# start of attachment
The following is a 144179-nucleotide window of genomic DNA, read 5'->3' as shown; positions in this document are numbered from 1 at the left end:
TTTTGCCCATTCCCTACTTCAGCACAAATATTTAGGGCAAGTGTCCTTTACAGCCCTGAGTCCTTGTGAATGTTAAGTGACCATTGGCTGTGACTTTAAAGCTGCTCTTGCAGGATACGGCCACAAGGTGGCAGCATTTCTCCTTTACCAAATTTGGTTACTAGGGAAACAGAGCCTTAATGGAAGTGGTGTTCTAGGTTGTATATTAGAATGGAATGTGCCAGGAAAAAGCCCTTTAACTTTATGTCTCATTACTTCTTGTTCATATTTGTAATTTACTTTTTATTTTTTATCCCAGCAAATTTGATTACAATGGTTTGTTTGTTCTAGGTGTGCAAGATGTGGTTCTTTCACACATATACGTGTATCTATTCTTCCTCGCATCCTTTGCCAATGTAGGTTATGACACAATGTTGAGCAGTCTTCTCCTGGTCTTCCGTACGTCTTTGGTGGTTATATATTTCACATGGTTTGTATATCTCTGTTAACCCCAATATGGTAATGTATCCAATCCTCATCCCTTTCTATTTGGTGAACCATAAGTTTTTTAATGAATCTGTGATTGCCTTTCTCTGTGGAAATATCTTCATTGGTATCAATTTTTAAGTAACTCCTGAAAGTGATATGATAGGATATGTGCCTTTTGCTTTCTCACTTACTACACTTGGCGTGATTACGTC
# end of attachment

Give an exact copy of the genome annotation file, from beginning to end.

The following is a 144179-nucleotide window of genomic DNA, read 5'->3' as shown; positions in this document are numbered from 1 at the left end:
TTTTGCCCATTCCCTACTTCAGCACAAATATTTAGGGCAAGTGTCCTTTACAGCCCTGAGTCCTTGTGAATGTTAAGTGACCATTGGCTGTGACTTTAAAGCTGCTCTTGCAGGATACGGCCACAAGGTGGCAGCATTTCTCCTTTACCAAATTTGGTTACTAGGGAAACAGAGCCTTAATGGAAGTGGTGTTCTAGGTTGTATATTAGAATGGAATGTGCCAGGAAAAAGCCCTTTAACTTTATGTCTCATTACTTCTTGTTCATATTTGTAATTTACTTTTTATTTTTTATCCCAGCAAATTTGATTACAATGGTTTGTTTGTTCTAGGTGTGCAAGATGTGGTTCTTTCACACATATACGTGTATCTATTCTTCCTCGCATCCTTTGCCAATGTAGGTTATGACACAATGTTGAGCAGTCTTCTCCTGGTCTTCCGTACGTCTTTGGTGGTTATATATTTCACATGGTTTGTATATCTCTGTTAACCCCAATATGGTAATGTATCCAATCCTCATCCCTTTCTATTTGGTGAACCATAAGTTTTTTAATGAATCTGTGATTGCCTTTCTCTGTGGAAATATCTTCATTGGTATCAATTTTTAAGTAACTCCTGAAAGTGATATGATAGGATATGTGCCTTTTGCTTTCTCACTTACTACACTTGGCGTGATTACGTC